May 2006
Volume 47, Issue 13
ARVO Annual Meeting Abstract  |   May 2006
Anaphylaxis Following Intravenous Fluorescein in a Vitreoretinal Clinic: Report of 4 Cases
Author Affiliations & Notes
  • S. Rao
    Ophthalmology, Duke, Durham, NC
  • J. Gross
    Ophthalmology, Duke, Durham, NC
  • S. Fekrat
    Ophthalmology, Duke, Durham, NC
  • Footnotes
    Commercial Relationships  S. Rao, None; J. Gross, None; S. Fekrat, None.
  • Footnotes
    Support  None
Investigative Ophthalmology & Visual Science May 2006, Vol.47, 4048. doi:
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      S. Rao, J. Gross, S. Fekrat; Anaphylaxis Following Intravenous Fluorescein in a Vitreoretinal Clinic: Report of 4 Cases . Invest. Ophthalmol. Vis. Sci. 2006;47(13):4048.

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      © ARVO (1962-2015); The Authors (2016-present)

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Purpose: : To report the incidence of anaphylaxis to intravenous fluorescein in a consecutive series of vitreoretinal patients and to review the published literature on adverse reactions.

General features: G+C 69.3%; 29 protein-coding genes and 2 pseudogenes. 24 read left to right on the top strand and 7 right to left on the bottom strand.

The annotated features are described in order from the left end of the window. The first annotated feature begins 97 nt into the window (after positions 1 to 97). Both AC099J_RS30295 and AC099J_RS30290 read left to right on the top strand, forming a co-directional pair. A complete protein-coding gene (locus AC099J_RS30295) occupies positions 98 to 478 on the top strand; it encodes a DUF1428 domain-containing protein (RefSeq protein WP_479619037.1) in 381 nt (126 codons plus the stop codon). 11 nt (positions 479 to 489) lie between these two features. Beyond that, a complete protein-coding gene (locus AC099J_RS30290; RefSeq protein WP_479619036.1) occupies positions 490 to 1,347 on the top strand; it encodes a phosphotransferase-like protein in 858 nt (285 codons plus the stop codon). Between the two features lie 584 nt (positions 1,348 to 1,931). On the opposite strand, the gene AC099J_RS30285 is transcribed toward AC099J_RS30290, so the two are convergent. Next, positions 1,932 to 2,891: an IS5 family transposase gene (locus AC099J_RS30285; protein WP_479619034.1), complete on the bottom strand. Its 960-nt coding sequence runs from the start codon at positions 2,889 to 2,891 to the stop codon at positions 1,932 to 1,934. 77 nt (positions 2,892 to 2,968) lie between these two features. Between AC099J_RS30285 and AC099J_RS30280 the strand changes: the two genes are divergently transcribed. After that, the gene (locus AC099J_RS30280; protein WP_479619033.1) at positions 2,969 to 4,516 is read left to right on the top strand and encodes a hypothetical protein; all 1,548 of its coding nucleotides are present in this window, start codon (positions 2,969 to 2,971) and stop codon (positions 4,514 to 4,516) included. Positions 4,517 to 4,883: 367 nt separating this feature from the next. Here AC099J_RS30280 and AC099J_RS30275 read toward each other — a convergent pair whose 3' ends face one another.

Methods: : Between 1998–2005, 1400 consecutive vitreoretinal patients undergoing fluorescein angiography at one satellite office were retrospectively reviewed. Medline search between 1950–2005 identified relevant published literature that was reviewed.

Results: : Four of 1400 (0.3%) patients developed anaphylaxis after receiving intravenous fluorescein. The reaction was promptly recognized and treated with injectable epinephrine (Epipen) by the eyeMD in the vitreoretinal clinic. All symptoms promptly resolved. The ambulance was called in all 4 cases. In one case, the 911 first responders arrived 20 minutes later and were only Basic Emergency Medical Technicians who were not able to carry or inject epinephrine at that time in North Carolina. No one died. Over the last 55 years, 14 cases (0.2%) of anaphylaxis and 7 deaths have been published. The unreported incidence of anaphylaxis is likely higher.

Conclusions: : Anaphylaxis to fluorescein dye is uncommon, but unavoidable and does occur. A medical doctor must be on the premises whenever a fluorescein angiogram is performed to recognize and promptly treat anaphylaxis in affected individuals to prevent death.

Keywords: imaging methods (CT, FA, ICG, MRI, OCT, RTA, SLO, ultrasound) • retina 

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